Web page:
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Am J Optom Physiol Opt. 1982 Jun;59(6):451-64.

Prentice-Memorial Lecture: Is the animal model for stimulus deprivation amblyopia in children valid or useful?


The animal models are not, strictly speaking, valid for clinical application to children, primarily because of the large differences in the duration of the critical or sensitive period. However, they do provide a useful conceptual framework to follow, especially while determining the waxing and waning of the amblyopia in each eye by preferential looking or visual evoked potential acuity methods. These methods allow us to detect or determine the degree of amblyopia and guide the treatment or prevention of stimulus deprivation amblyopia in each child by direct measurement. The reciprocal effect of amblyopia found by Thomas, Mohindra and Held in infants by the preferential looking method and confirmed and extended in age by our group with the visual evoked potential acuity method could have been predicted by the animal modelers from the cross-suturing experiments. It appears that more harm than good may be done by patching infants for the treatment of amblyopia without measuring the acuity of each eye to avoid the significant loss of connections to the patched eye and to both eyes (binocular units).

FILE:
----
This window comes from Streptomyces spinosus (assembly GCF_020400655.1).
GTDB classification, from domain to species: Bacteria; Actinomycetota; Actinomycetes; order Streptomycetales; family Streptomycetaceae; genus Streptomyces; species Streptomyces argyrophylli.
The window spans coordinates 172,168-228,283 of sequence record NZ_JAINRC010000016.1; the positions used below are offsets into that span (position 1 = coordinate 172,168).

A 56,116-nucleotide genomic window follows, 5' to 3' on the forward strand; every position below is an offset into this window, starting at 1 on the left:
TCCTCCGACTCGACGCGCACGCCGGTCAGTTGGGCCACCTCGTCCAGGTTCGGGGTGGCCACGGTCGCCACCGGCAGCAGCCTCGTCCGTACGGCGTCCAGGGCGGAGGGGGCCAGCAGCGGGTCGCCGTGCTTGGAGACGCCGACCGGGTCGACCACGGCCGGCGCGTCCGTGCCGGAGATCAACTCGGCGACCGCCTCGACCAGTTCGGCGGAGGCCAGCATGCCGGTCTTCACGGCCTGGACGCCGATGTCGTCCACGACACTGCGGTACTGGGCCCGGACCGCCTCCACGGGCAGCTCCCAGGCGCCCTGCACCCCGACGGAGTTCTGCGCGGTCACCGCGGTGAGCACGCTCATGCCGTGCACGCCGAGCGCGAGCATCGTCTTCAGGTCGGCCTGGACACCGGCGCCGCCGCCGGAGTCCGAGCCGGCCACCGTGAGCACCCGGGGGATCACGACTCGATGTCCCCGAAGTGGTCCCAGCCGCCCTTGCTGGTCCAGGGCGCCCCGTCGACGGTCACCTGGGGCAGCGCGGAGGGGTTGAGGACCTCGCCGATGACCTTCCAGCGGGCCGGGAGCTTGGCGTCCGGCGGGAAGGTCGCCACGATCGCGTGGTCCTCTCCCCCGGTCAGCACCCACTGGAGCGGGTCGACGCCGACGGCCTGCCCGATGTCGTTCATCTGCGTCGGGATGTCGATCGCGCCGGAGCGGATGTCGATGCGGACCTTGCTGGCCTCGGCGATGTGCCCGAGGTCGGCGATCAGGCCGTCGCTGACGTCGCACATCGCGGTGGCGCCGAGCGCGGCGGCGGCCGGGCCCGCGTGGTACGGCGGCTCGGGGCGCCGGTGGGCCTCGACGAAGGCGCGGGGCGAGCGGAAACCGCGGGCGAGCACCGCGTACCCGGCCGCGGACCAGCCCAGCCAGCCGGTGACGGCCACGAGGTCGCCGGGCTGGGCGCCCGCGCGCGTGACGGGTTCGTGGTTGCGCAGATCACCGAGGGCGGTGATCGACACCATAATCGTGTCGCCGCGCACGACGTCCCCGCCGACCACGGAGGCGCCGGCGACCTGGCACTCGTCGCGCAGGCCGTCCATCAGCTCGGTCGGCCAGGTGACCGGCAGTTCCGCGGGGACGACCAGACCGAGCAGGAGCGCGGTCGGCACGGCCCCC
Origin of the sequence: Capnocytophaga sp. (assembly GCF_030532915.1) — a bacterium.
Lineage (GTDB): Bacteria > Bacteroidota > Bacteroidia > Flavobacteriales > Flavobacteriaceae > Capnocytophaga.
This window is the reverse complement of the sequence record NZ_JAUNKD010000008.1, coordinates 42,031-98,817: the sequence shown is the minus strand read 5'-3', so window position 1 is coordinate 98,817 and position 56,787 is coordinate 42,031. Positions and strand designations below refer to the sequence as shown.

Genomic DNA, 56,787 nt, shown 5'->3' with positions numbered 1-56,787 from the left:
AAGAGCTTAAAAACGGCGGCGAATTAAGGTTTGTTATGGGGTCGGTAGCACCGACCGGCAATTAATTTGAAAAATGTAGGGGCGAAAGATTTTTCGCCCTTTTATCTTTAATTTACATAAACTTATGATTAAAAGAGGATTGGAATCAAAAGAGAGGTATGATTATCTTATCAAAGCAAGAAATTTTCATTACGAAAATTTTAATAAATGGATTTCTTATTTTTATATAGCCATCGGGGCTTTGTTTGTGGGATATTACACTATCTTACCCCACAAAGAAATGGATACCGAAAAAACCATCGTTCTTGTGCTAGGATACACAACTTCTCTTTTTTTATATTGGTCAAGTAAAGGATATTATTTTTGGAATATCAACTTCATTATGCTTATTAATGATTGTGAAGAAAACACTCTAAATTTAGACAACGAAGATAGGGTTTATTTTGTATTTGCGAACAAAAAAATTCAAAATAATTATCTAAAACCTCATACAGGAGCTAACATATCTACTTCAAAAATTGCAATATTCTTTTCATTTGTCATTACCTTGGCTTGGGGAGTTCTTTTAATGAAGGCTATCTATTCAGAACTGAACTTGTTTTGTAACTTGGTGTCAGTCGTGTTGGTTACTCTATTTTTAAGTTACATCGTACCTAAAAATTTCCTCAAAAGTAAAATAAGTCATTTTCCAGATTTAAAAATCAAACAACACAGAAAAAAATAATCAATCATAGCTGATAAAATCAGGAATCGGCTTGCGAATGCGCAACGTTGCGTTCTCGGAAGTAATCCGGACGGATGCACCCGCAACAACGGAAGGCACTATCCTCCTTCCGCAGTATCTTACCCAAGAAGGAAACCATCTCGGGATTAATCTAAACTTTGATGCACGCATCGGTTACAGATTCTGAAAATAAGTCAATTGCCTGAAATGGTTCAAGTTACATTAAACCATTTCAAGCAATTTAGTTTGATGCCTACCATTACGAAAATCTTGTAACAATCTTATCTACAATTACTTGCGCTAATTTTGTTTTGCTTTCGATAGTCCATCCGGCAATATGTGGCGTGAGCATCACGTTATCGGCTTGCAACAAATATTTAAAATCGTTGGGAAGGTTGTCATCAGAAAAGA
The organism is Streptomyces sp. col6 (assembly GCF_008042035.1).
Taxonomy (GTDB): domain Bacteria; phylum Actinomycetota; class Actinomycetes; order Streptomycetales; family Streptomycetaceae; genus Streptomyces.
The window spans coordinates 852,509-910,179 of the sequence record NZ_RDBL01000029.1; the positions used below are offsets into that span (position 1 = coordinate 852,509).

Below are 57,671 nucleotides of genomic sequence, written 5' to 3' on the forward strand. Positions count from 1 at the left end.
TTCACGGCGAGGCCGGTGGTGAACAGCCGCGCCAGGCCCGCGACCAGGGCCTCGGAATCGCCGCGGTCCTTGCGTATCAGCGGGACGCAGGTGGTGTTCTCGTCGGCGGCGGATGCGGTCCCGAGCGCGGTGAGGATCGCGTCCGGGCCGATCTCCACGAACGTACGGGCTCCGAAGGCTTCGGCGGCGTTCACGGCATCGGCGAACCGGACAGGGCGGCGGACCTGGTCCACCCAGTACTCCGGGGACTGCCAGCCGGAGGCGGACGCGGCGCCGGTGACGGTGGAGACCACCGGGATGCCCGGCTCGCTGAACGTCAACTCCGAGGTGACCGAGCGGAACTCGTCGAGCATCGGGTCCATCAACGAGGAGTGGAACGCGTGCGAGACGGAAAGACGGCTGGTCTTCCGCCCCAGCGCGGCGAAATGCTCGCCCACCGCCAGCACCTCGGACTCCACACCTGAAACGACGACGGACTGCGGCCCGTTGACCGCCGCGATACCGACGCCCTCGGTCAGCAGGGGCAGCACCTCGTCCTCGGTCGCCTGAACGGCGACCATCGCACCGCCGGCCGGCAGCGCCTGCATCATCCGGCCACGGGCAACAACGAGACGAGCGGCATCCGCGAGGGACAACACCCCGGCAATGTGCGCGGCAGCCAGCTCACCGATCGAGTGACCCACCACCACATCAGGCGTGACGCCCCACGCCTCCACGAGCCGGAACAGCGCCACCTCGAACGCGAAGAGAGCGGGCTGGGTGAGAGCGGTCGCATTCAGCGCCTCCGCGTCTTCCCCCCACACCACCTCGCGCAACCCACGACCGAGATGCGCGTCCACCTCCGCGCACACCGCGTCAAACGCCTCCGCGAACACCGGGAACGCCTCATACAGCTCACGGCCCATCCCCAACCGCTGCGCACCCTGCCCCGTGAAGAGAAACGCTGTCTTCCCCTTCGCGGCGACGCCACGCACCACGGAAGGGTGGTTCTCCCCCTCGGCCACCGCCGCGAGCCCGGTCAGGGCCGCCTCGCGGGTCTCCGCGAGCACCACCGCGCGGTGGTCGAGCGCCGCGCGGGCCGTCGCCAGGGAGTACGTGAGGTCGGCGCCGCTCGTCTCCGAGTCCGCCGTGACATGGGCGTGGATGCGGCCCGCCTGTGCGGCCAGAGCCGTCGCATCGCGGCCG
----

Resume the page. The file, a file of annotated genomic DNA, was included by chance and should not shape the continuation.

[Indexed for MEDLINE]

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